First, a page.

The Ivy Portfolio


ETF Asset Allocation Model Trading With The Moving Average

I’ve been reading about a very interesting investing strategy; have you heard of the Ivy Portfolio? This strategy comes from a book with the same name written by Mebane Faber and Eric Richardson. They studied how the most prestigious American Universities such as Harvard and Yale manage their pension plans. Here’s how the Ivy Portfolio works;

What is the Ivy Portfolio?

The Ivy portfolio mixes a strategic ETF asset allocation model traded according to the moving average of each ETF. The investment strategy is relatively easy to put in place as you must take into consideration only 2 factors:

#1 A tactical ETF asset allocation mix

#2 Trading according to the moving average of each ETF.

Therefore, once you have made enough research to get a good ETF asset allocation mix, your Ivy Portfolio will surf along on a very simple and easy to understand trading strategy: you buy when the ETF crosses the moving average in a uptrend and you sell when the same ETF crosses the moving average in a downtrend.

What is the goal of the Ivy Portfolio?

If you simply make an ETF list and buy them using a classic buy and hold technique; you will enjoy the rides up and suffer the market crashes. If you rebalance your portfolio to respect your asset allocation mix, you will eventually make money but you will also be tempted to sell your ETFs during bad times and wondering when to get back in during a bull market. However, by building an Ivy Portfolio; you are making your life much easier:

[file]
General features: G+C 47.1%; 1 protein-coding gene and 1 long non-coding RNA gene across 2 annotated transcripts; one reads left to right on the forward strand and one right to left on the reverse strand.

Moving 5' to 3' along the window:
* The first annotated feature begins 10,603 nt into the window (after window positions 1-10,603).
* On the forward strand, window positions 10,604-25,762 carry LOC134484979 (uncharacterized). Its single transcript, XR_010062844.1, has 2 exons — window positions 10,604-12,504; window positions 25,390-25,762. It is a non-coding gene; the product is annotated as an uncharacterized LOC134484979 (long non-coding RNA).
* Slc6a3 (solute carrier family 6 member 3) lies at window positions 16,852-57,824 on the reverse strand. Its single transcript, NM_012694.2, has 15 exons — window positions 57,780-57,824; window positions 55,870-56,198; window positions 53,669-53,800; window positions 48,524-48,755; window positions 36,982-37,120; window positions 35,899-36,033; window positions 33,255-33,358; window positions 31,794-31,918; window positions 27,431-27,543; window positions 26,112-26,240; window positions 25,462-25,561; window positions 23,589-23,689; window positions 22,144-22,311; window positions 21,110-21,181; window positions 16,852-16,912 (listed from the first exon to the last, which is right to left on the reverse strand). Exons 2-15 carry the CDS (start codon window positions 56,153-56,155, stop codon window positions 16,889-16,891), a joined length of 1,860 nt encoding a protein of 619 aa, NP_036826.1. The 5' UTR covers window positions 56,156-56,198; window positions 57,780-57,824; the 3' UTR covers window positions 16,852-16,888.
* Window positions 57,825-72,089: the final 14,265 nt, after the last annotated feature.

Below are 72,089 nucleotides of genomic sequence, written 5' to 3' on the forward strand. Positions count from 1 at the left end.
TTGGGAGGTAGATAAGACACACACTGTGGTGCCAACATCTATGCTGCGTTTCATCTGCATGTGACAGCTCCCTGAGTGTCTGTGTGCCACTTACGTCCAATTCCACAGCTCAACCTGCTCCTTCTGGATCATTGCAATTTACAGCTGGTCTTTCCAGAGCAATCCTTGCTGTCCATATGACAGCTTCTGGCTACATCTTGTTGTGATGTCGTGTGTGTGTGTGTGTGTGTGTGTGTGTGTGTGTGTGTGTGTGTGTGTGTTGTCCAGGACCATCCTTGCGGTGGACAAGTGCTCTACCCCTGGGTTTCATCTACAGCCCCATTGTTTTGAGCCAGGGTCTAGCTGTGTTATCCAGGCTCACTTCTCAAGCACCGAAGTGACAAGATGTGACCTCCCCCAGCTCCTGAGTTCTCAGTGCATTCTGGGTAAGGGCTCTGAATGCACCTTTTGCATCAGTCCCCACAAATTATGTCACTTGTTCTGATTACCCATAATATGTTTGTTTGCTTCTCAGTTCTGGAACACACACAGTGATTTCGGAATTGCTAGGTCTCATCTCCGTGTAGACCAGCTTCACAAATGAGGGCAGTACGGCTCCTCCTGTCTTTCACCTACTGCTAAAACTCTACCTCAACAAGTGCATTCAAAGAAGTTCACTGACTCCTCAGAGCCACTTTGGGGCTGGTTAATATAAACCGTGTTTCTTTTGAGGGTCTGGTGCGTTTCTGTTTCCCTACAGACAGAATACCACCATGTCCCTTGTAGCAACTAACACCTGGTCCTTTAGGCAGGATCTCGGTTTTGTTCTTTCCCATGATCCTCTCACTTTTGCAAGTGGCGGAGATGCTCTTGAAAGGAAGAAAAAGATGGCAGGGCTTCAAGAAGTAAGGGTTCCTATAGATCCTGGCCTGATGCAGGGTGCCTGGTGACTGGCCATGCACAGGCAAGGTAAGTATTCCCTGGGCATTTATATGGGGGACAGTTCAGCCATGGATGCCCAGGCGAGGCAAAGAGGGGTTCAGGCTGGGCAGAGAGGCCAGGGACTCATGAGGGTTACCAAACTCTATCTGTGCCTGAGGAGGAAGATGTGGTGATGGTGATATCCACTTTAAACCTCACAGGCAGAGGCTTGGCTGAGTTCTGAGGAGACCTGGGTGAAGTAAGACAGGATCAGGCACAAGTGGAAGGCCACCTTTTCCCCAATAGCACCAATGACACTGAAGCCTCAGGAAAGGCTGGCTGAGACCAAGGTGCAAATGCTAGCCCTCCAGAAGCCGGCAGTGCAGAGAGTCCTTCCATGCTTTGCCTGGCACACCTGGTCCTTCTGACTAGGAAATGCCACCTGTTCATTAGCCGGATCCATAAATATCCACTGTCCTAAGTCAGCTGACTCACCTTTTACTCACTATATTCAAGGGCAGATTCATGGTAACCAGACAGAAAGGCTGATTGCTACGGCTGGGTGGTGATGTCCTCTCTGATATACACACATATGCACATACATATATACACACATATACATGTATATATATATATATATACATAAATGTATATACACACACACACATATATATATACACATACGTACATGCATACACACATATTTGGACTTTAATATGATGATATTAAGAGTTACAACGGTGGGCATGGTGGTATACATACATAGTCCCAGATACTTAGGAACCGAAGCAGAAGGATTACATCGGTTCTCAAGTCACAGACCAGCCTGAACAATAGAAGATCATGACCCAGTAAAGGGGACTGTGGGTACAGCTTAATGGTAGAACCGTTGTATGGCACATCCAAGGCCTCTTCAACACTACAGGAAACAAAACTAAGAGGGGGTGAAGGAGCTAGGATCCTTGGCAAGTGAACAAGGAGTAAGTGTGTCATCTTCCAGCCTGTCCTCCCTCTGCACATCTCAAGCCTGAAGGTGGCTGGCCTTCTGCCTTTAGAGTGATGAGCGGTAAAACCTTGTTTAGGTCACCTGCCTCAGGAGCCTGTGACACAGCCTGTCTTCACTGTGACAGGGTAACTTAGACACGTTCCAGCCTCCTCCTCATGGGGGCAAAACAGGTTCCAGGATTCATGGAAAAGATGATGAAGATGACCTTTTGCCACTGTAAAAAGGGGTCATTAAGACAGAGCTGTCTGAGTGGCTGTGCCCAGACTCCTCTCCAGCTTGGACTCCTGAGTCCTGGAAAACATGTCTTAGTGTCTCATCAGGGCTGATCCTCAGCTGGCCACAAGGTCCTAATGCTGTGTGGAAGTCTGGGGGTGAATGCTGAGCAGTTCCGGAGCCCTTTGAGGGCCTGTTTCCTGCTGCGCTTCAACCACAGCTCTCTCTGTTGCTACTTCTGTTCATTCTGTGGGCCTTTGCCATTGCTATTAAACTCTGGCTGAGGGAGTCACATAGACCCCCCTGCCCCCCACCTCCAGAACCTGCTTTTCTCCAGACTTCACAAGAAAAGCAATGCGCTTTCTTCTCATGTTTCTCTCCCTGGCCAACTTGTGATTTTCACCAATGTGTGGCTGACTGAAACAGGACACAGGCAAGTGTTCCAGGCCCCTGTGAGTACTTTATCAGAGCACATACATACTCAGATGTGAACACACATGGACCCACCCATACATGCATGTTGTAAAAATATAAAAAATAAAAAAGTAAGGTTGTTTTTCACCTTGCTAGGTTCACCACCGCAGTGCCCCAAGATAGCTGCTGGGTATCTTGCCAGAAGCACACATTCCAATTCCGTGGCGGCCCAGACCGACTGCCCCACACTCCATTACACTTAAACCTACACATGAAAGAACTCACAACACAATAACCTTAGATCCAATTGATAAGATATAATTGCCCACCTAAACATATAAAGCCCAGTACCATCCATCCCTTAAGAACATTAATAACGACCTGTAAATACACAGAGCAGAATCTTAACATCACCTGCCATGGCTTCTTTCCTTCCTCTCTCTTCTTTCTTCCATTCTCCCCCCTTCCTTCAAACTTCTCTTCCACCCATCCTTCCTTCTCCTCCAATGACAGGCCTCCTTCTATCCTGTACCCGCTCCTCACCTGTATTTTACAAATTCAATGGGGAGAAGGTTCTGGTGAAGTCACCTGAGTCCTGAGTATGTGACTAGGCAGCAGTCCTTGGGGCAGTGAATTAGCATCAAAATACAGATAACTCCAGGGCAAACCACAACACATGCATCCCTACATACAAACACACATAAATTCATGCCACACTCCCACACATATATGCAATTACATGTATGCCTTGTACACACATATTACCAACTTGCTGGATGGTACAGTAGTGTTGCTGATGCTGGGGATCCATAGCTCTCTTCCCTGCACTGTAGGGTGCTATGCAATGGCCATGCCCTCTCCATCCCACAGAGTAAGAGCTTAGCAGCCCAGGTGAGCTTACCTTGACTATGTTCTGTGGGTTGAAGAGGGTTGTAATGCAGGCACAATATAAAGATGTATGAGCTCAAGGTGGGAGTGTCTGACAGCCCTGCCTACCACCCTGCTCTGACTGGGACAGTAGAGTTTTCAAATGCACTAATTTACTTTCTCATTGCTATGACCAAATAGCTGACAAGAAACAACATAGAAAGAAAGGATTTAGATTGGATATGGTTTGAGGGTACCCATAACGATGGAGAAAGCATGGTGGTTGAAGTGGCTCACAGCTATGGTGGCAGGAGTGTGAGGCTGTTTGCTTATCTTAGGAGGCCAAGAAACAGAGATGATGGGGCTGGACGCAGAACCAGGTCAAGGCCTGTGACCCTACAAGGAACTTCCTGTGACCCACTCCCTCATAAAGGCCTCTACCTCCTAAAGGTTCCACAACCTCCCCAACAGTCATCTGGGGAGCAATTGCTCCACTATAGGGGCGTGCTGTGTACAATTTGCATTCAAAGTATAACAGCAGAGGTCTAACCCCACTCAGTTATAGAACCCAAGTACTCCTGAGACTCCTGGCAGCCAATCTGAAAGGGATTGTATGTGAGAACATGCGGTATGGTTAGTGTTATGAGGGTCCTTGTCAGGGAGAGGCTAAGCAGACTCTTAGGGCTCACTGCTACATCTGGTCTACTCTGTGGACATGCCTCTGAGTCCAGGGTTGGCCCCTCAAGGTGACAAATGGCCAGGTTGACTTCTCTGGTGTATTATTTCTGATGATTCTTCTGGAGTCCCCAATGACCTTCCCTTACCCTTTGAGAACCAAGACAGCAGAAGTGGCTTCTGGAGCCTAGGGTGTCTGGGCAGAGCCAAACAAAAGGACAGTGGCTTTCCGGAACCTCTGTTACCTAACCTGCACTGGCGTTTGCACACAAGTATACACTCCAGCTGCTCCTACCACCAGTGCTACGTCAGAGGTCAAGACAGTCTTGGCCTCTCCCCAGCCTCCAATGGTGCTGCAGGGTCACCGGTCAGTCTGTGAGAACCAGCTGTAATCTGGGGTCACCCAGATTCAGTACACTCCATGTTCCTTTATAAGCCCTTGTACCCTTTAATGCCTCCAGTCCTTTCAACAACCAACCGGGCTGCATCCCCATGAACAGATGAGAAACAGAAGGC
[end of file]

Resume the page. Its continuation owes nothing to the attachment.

#1 The Ivy portfolio makes trading decisions fairly easy

Trades are not triggered by fundamental analysis, trader’s perceptions or investor’s emotions. Trades in the Ivy portfolio are triggered by the moving average. Therefore, it is just a matter of setting up an alarm that will tell you when one of your ETFs crosses the moving average. Automatically, you buy or sell the ETF according to your model.

#2 The Ivy portfolio avoids most of the crashes

As I have previously discussed, the biggest (in theory) advantage of trading with the moving average is that you avoid the biggest part of any stock market crash. Therefore, as soon as the ETF dropped enough to break the trend, you get rid of it and stay in cash until it goes back up high enough to break the trend again. This will prevent your portfolio from suffering severe losses.

#3 The Ivy portfolio captures most of the gains

Here again, this statement is based on the moving average theory. Instead of wondering if the recession is really over or if we are heading towards a double dip recession, you simply follow the moving average. Therefore, when the current trend hike is strong enough to break the trend, you have your answer. This allows you to get in on board without waiting on the sidelines too often.

#4 The Ivy portfolio is a cheap way to build a solid asset allocation

Through trading ETFs, the Ivy portfolio is the best solution for an investor who doesn’t want to lose his money in management and trading fees. Since you are following strong trends, you are not encouraged to trade often. I’ve seen an example of an Ivy portfolio that sat cash for 600 days with its international ETF since the markets were bad during that time.

The Ivy portfolio is not perfect

I see a major problem behind the Ivy portfolio theory; the investor behind the asset allocation mix! The problem is that you have to follow each ETF and its moving average to make sure you don’t miss a trade. This could take some time or will require one to invest in a trading system providing alerts within those parameters.

There is also another thing that bugs me with the Ivy portfolio; how to select the correct ETF asset allocation model? I’ll try to answer this question in another post ;-)

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2 Feedbacks on "The Ivy Portfolio"


@ Traderguy, You can actually read the Ivy Portfolio book written by Mebane Faber to get more info on the strategy but I’ll stry to get all graphs and show how it worked.

@ Interested, I’ll pull out the last 10 years and show you that it still work… surprisingly!

David Hall


I am new to excel and find this website very useful. I read you comments on the Ivy portfolio. Do you have any example spreadsheets of how the etfs are selected?